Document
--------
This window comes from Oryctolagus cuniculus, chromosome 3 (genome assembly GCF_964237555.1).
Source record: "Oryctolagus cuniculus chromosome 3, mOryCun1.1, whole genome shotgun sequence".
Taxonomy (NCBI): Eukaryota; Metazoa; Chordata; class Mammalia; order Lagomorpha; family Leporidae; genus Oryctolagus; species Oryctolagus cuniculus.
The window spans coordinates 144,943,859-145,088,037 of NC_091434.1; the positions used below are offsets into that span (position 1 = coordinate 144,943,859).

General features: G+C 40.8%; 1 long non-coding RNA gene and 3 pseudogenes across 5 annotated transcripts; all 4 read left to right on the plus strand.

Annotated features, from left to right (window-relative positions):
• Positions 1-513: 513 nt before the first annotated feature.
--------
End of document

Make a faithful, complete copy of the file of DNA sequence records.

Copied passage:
This window comes from Oryctolagus cuniculus, chromosome 3 (genome assembly GCF_964237555.1).
Source record: "Oryctolagus cuniculus chromosome 3, mOryCun1.1, whole genome shotgun sequence".
Taxonomy (NCBI): Eukaryota; Metazoa; Chordata; class Mammalia; order Lagomorpha; family Leporidae; genus Oryctolagus; species Oryctolagus cuniculus.
The window spans coordinates 144,943,859-145,088,037 of NC_091434.1; the positions used below are offsets into that span (position 1 = coordinate 144,943,859).

General features: G+C 40.8%; 1 long non-coding RNA gene and 3 pseudogenes across 5 annotated transcripts; all 4 read left to right on the plus strand.

Annotated features, from left to right (window-relative positions):
• Positions 1-513: 513 nt before the first annotated feature.